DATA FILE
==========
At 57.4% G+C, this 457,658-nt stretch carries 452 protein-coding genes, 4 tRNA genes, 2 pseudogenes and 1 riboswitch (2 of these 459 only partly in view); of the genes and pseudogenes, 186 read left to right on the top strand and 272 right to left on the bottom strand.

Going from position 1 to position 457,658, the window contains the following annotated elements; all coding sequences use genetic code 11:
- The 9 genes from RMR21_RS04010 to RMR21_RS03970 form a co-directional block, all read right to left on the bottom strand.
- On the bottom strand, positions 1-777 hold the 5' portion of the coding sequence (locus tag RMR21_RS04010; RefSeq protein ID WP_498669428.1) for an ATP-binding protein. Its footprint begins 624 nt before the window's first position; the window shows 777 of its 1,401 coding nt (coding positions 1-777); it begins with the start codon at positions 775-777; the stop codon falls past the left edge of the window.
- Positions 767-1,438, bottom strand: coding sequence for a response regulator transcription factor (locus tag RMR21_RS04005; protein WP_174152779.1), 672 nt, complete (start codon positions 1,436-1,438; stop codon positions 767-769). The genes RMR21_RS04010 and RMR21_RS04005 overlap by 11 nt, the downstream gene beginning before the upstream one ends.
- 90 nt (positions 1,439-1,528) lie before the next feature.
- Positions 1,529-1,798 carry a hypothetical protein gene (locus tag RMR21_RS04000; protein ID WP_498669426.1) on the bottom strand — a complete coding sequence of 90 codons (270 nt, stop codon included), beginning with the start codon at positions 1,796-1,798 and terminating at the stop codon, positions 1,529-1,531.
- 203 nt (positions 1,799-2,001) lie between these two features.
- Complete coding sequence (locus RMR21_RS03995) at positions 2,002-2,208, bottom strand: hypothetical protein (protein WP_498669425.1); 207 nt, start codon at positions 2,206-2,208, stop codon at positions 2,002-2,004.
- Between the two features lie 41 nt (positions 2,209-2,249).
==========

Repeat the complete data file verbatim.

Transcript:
At 57.4% G+C, this 457,658-nt stretch carries 452 protein-coding genes, 4 tRNA genes, 2 pseudogenes and 1 riboswitch (2 of these 459 only partly in view); of the genes and pseudogenes, 186 read left to right on the top strand and 272 right to left on the bottom strand.

Going from position 1 to position 457,658, the window contains the following annotated elements; all coding sequences use genetic code 11:
- The 9 genes from RMR21_RS04010 to RMR21_RS03970 form a co-directional block, all read right to left on the bottom strand.
- On the bottom strand, positions 1-777 hold the 5' portion of the coding sequence (locus tag RMR21_RS04010; RefSeq protein ID WP_498669428.1) for an ATP-binding protein. Its footprint begins 624 nt before the window's first position; the window shows 777 of its 1,401 coding nt (coding positions 1-777); it begins with the start codon at positions 775-777; the stop codon falls past the left edge of the window.
- Positions 767-1,438, bottom strand: coding sequence for a response regulator transcription factor (locus tag RMR21_RS04005; protein WP_174152779.1), 672 nt, complete (start codon positions 1,436-1,438; stop codon positions 767-769). The genes RMR21_RS04010 and RMR21_RS04005 overlap by 11 nt, the downstream gene beginning before the upstream one ends.
- 90 nt (positions 1,439-1,528) lie before the next feature.
- Positions 1,529-1,798 carry a hypothetical protein gene (locus tag RMR21_RS04000; protein ID WP_498669426.1) on the bottom strand — a complete coding sequence of 90 codons (270 nt, stop codon included), beginning with the start codon at positions 1,796-1,798 and terminating at the stop codon, positions 1,529-1,531.
- 203 nt (positions 1,799-2,001) lie between these two features.
- Complete coding sequence (locus RMR21_RS03995) at positions 2,002-2,208, bottom strand: hypothetical protein (protein WP_498669425.1); 207 nt, start codon at positions 2,206-2,208, stop codon at positions 2,002-2,004.
- Between the two features lie 41 nt (positions 2,209-2,249).